Like the last time in Biscay, when a seaman had been lost overboard. It was nothing new. A familiar face, a cry in the night, then oblivion. Perhaps he, too, had been thinking of going home. Or leaving the ship. It only took a second; a ship had no forgiveness for carelessness or that one treacherous lapse of attention.
He shook himself and gripped the scabbard of the old sword beneath his coat, something else he did without noticing it. He glanced along his command, the neat batteries of eighteen-pounders, each muzzle exactly in line with the gangway above it. The decks clean and uncluttered, each unwanted piece of cordage flaked down, while sheets and braces were loosened in readiness. The scars of that last savage battle at Algiers, a lifetime ago or so it felt sometimes, had been carefully repaired, painted or tarred, hidden except to the eye of the true sailor.
A block squeaked and without turning his head he knew that the signals party had hoisted Unrivalled^ number. Not that many people would need telling.
It was only then that you remembered. Roger Cousens had been the signals midshipman. Keen, caring, likeable. Another missing face. He felt the northwesterly wind on his cheek, like a cold hand.
A voice said quietly, 'Guardboat, sir.' No excitement. More like two men exchanging a casual remark in a country lane.
Adam Bolitho took a telescope from another midshipman, his eyes passing over familiar figures and groups which were like part of himself. The helmsmen, three in case of any last second's trick by the wind or tide; the master, one hand on a chart but his eyes on the land. A squad of marines paraded, ready if needed to support the after guard at the mizzen braces. The first lieutenant; a boatswain's mate; and two marine drummer boys who seemed to have grown since they had last seen Plymouth.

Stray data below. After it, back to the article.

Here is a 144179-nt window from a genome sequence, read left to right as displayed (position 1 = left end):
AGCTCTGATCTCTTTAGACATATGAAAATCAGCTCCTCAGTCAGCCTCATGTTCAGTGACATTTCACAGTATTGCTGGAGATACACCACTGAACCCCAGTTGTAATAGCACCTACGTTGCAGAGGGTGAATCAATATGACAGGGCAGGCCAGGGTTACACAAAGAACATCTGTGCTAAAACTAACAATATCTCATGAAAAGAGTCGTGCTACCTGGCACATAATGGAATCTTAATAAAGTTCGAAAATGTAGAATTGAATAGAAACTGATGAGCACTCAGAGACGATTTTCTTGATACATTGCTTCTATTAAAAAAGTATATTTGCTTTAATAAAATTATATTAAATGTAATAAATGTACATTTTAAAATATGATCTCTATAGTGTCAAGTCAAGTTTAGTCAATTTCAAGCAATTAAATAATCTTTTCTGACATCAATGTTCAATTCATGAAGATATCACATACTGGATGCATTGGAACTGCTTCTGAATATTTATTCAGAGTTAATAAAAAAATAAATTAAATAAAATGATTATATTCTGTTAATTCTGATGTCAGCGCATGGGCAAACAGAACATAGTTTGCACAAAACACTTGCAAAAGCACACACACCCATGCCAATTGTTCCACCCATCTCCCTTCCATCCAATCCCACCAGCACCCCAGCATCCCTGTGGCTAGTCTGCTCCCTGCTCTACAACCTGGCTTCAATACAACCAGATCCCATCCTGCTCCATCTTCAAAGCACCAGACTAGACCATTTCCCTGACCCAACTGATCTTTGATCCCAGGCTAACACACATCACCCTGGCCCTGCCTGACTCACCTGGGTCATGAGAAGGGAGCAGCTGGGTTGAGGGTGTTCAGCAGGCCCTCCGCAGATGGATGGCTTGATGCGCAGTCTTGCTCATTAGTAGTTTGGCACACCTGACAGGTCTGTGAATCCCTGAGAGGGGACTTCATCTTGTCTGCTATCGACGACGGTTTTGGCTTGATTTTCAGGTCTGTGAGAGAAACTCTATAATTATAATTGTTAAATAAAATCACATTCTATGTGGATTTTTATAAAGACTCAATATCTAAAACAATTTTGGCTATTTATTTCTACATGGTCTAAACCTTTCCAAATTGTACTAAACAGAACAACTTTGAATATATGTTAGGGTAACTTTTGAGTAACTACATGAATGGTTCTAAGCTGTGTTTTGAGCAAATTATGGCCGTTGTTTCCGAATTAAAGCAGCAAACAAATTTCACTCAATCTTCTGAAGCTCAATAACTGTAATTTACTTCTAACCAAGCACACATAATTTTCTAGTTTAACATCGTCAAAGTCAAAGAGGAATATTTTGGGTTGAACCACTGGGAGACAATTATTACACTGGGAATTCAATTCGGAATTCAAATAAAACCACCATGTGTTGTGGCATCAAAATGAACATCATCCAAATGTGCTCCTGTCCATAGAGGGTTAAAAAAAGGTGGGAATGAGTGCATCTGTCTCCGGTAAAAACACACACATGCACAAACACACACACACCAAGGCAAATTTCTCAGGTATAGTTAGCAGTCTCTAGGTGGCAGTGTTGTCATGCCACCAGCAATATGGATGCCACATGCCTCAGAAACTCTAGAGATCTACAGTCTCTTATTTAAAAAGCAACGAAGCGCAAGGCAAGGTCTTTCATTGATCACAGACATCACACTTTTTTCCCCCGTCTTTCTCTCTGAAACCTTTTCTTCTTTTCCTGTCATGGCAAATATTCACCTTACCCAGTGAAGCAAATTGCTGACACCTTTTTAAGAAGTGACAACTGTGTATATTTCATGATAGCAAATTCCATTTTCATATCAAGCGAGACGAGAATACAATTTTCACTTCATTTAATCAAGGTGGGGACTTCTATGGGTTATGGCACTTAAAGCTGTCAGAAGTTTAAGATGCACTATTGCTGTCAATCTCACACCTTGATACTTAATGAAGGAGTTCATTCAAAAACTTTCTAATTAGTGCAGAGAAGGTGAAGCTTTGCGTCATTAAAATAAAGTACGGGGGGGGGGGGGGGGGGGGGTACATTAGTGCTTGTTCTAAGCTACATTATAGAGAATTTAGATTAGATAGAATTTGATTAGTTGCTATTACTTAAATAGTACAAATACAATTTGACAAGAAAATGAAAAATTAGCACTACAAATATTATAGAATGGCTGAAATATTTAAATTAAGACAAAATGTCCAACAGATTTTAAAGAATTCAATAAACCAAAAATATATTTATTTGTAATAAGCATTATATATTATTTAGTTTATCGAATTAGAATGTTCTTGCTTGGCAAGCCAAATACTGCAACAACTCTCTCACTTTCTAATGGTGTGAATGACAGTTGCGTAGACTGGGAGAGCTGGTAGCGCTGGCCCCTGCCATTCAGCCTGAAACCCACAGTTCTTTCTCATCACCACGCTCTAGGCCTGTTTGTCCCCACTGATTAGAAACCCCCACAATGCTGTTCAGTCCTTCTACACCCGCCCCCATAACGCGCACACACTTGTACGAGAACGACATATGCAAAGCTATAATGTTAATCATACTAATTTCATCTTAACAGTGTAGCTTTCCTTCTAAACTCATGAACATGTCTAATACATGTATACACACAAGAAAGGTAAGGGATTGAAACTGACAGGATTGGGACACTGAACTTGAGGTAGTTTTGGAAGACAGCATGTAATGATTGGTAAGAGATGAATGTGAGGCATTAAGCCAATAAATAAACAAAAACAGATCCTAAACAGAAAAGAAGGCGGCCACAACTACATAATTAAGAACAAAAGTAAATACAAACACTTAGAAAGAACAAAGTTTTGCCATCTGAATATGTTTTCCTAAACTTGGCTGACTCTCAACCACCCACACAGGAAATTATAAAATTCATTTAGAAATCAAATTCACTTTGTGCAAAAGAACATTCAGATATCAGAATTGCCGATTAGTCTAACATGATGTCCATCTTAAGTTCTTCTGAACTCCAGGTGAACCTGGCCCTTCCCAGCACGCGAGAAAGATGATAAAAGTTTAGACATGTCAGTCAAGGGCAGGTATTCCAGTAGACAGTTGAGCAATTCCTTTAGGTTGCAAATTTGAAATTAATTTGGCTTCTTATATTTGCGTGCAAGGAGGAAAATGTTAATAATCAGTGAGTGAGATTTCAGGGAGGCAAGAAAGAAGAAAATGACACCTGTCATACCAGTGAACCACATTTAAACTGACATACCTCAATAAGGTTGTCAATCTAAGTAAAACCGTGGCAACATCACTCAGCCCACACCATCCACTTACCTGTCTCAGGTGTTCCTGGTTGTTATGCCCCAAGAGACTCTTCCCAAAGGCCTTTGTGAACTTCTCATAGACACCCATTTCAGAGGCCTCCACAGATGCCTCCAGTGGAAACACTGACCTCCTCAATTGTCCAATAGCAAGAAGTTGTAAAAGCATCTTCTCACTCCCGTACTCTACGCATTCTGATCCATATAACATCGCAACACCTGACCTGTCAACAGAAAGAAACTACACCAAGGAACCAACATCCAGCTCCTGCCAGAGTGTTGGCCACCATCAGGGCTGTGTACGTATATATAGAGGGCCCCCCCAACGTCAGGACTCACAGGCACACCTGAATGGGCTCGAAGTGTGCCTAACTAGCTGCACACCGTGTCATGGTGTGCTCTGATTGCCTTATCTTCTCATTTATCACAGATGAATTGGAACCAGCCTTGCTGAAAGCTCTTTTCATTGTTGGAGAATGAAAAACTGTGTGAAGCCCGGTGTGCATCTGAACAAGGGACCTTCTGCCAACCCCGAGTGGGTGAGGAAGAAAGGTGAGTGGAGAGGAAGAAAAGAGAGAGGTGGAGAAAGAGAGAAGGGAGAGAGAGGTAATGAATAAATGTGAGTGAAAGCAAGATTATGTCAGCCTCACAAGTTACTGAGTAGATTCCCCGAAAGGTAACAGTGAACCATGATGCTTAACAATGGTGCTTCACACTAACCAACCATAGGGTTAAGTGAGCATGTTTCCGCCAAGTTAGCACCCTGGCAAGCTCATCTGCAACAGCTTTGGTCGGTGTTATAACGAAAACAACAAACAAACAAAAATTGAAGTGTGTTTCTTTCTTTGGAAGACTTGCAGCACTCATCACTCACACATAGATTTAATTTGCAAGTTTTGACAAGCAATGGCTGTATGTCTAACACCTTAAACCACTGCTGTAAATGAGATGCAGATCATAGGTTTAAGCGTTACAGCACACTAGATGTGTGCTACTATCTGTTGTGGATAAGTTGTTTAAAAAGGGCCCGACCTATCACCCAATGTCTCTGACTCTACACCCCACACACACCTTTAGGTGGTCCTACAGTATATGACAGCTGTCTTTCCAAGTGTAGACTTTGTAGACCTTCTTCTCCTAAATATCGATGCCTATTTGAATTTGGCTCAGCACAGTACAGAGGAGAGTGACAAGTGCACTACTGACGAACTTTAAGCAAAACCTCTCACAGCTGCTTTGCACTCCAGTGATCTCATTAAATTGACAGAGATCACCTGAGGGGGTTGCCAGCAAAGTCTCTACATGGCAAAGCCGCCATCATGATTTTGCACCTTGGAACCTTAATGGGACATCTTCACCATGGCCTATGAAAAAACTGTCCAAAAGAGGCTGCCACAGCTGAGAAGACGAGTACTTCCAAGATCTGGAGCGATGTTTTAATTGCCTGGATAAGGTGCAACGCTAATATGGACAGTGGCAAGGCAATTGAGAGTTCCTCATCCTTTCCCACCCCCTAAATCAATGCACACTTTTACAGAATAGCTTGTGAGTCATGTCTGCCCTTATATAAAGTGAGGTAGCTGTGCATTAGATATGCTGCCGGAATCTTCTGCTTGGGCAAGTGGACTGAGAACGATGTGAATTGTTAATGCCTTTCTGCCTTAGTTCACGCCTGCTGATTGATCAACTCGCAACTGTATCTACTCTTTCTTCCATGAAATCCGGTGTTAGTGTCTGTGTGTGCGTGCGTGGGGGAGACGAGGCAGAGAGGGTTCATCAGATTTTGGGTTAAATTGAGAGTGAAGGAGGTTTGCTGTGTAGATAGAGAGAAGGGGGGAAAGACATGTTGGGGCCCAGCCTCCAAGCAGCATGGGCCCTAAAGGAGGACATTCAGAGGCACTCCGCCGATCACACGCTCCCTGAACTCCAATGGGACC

He steadied the glass and saw the guard boat oars tossed, quite motionless at this distance. His jaw tightened. It was what his uncle had called marking the chart for us.
It was time.
Not too soon, and never too late. He said, 'Hands wear ship, Mr. Galbraith! '
He could almost feel the first lieutenant's eyes. Surprise? Acceptance? The danger was past. Formality had taken over.
'Lee braces there! Hands wear ship! '
'Tops'1 sheets! ' Seamen strained back on braces and halliards. A boatswain's mate pushed two extra hands to add their strength as Unrivalled continued toward her allotted anchorage.
'Helm a-lee! ' The slightest hesitation, and the big double wheel began to swing over, helmsmen moving like a single body.
Adam Bolitho shaded his eyes as the sunlight lanced between the shrouds and flapping canvas, as the ship, his ship, turned steadily into the wind.
He saw his coxswain watching across the busy deck, waiting to call away the gig, ready for the unexpected.
'Let go! '
The great anchor dropped from the cathead, spray bursting up and over the beautiful figurehead.
After all the miles, the pain and the triumph, for better or worse, Unrivalled had come home.
Lieutenant Leigh Galbraith looked aloft to make certain that the excitement of returning to England had not allowed slackness to mar the sail drill.
Each sail was neatly furled, the masthead pendant curling in the offshore wind, the ensign streaming above the taffrail, bright against the land, hoisted to replace a well-worn and ragged one before the dawn had broken. Marine